Texas Tech University

Dr. Louisa J. Hope-Weeks


Title: Professor

Education: Ph.D., Cambridge University, UK, 2000
Postdoctoral Study, Lawrence Livermore National Laboratory, 2001-2002

Research Area: Inorganic Chemistry

Office: Chemistry 417

Phone: 806-742-3067 (Main)
806-834-2442 (Research)

Fax: 806-742-1289

Email: louisa.hope-weeks@ttu.edu

Webpage: Research Group

Principal Research Interests

  • Sol-gel chemistry of transition metal oxides and sulfides
  • Porous material for heterogeneous catalysis
  • Synthesis of energetic materials
Research efforts in our group are centered on the synthesis of advanced low density porous materials, in particular aerogels, which are often monolithic materials that have exceptionally high surface areas. Our particular interest is in forming highly active metal oxide catalysis, as a direct result of increasing the active metal component on the surface of the support. Our work differs to that of others in that metal loading and thus activity is increased by using a modified epoxide gelation which allows intimate mixing of the metal and support. Additionally, we are focusing our efforts on producing active aerogel based catalysts that are self supporting networks of the metal oxide. This increases the surface area and the number of active catalytic sites; the metal oxides we are currently investigating include many of the first row transition and rare earth metals and their mixed metal oxides.

In addition we are also investigating potential applications for non-oxide aerogels which are formed from a series of inter-connected II-VI semiconductor nanocrystals that aggregate to form a low-density inorganic polymer-like material. This work clearly overlaps the previous two previous research focuses outlined above. Specifically we are currently expanding the methodology to improve luminescence efficiency via utilizing the nanoparticles developed within our group to form these materials. Currently we are focusing our efforts to elucidate the morphology at the nanocrystal-nanocrystal interface. By modification of the reaction conditions we are hoping to improve our understanding micro/nano-structure, property and functionality of these novel aerogel materials. Additionally, we have recently undertaken a series of initial studies to look at applications of these materials in sensing and catalysis.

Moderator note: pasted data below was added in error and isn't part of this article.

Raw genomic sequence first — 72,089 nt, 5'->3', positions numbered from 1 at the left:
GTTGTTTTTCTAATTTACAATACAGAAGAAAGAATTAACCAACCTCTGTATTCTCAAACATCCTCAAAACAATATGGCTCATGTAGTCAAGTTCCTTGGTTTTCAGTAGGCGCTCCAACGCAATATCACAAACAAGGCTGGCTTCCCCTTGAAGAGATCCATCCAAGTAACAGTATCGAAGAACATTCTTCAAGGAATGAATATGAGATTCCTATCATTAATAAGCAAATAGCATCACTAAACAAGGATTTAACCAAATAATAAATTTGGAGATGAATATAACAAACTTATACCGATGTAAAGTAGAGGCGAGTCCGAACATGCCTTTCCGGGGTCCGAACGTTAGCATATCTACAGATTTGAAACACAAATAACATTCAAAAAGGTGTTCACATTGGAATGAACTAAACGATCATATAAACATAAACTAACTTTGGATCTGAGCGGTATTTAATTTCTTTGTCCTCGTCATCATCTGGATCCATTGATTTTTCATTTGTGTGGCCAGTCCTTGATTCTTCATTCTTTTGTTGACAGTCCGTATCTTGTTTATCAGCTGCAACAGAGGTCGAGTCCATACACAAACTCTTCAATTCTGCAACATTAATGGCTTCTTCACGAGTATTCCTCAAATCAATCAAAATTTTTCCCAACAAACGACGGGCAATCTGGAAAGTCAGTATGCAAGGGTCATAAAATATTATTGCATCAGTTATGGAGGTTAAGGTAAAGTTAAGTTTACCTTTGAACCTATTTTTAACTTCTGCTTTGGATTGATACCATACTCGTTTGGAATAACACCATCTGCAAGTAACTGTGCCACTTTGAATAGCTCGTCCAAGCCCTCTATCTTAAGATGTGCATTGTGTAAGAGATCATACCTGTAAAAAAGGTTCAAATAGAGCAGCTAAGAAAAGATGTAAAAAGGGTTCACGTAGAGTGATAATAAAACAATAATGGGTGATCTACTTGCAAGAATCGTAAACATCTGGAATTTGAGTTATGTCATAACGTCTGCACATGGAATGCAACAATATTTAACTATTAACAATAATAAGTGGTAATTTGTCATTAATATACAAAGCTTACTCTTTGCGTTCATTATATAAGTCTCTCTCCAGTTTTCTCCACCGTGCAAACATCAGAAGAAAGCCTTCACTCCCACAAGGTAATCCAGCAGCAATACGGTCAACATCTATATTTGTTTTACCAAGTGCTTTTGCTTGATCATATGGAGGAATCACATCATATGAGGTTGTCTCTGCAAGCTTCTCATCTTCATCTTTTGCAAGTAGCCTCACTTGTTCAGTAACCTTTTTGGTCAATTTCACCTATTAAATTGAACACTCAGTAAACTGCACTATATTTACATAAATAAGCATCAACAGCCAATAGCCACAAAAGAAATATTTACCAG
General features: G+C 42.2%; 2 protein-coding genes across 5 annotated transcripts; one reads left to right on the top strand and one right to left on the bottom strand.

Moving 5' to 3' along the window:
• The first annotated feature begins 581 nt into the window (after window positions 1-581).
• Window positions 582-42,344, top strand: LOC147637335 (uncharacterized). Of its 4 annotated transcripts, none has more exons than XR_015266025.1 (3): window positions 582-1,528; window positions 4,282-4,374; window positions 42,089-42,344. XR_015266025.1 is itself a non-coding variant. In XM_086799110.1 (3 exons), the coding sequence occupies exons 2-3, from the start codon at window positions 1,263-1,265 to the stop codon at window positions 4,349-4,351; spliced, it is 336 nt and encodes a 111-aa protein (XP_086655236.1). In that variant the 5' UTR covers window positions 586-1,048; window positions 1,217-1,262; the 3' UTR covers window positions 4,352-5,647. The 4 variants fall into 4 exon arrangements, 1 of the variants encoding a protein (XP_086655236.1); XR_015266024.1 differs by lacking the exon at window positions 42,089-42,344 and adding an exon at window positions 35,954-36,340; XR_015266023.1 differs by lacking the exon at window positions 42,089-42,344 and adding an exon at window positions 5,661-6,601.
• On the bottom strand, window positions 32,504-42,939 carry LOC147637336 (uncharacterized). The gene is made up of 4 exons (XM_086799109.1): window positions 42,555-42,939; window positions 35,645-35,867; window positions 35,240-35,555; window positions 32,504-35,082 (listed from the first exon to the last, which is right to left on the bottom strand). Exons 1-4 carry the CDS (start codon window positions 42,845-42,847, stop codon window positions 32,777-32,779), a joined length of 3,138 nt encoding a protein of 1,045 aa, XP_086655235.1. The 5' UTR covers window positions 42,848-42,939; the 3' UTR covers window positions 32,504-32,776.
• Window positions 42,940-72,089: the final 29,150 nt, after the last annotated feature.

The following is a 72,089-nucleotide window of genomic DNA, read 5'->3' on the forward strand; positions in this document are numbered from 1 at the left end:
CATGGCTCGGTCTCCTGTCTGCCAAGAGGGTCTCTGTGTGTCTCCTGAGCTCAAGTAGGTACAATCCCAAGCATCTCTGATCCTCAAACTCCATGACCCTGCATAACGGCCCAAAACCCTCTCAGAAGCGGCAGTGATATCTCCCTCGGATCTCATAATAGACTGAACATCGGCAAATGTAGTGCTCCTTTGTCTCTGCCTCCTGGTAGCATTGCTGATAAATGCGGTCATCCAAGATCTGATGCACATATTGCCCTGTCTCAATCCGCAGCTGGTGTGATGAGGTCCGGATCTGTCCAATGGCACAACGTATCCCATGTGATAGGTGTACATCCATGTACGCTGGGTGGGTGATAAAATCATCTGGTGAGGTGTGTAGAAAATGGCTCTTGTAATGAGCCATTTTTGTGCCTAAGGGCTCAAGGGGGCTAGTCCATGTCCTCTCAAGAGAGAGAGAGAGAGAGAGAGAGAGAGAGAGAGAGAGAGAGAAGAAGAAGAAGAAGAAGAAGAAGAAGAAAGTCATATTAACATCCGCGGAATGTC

Our final focus area is the development of new organometallic energetic materials, this work is predominantly driven by a need develop alternatives to metal based primary explosives such as lead azide and mercury fulminate. The materials developed are based on a material currently widely utilized by the DoE., 5-cyanotetrazolato-N2-pentamminecobalt (III) perchlorate (CP) which has a cobalt metal center. We have looked to expand this class of material by modifying either the tetrazole ring or changing the metal center, the materials synthesized are often highly colored, and have specific optical absorption bands. This therefore allows the potential for this new class of explosives to be specifically tailored for direct optical initiation.

Representative Publications

  • “Copper(II) aerogels via 1, 2-epoxide gelation.” C. Sisk and LJ Hope-WeeksJournal of Materials Chemistry 2008, 18, 2607-2610.
  • “A Sol-Gel Route to Synthesize Monolithic Zinc Oxide Aerogels.” Y. Gao, C. Sisk and LJ Hope-WeeksChemistry of Materials 2007, 19, 24, 6007-6011.
  • “Monolithic aerogels of silver coated cadmium sulfide colloids.” SK. Gill and LJ Hope-Weeks, Chemical Communications 2009, DOI:10.1039/b903044a.
  • “Synthesis of Cobalt-containing Cyclophanes, and the Formation of an Unprecedented Seven-membered Cyclic Diyne.”Gologko, V.B.; Hope-Weeks, L.J.; Mays, J.J.; McPartlin, M.; Sloan, A.M.; Woods, A.D. New Journal of Chemistry 2004, 527-534.
  • "Colloidal germanium nanoparticles, Preparation of.", Taylor, B.R.; Hope-Weeks, L.J. Encyclopedia of Nanoscience and Nanotechnology 2004, 1, 717.
  • "Time Dependent Size Control of Germanium Nanocrystals.”Hope-Weeks, L.J. Chemical Communications 2003, 2980.
  • "Solution Preparation of Ge Nanoparticles with Chemically Tailored Surfaces.”Taylor, B.R.; Gox, G.A.; Hope-Weeks, L.J.; Maxwell, R.S. Materials Science & Engineering B 2002, 2, 90.
  • "Synthesis of Thio and Mixed Donor Macrocyles.”, Hope-Weeks, L.J.; Mays, M.J.; Woods, A.D. Dalton Trans 2002, 1812.
  • "X-ray Absorption Study of Colloidal Ge Quantum Dots." van Buren, T.; Bostedt, C.; Taylor, B.R..; Willey, T.M.; Hope-Weeks, L. J.; Weeks, B.L..; Terminello, L.J. Proc. SPIE Int. Soc. Opt. Eng. 2002, 1, 4807.

Department of Chemistry & Biochemistry

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    1204 Boston Avenue, Lubbock, TX 79409-1061
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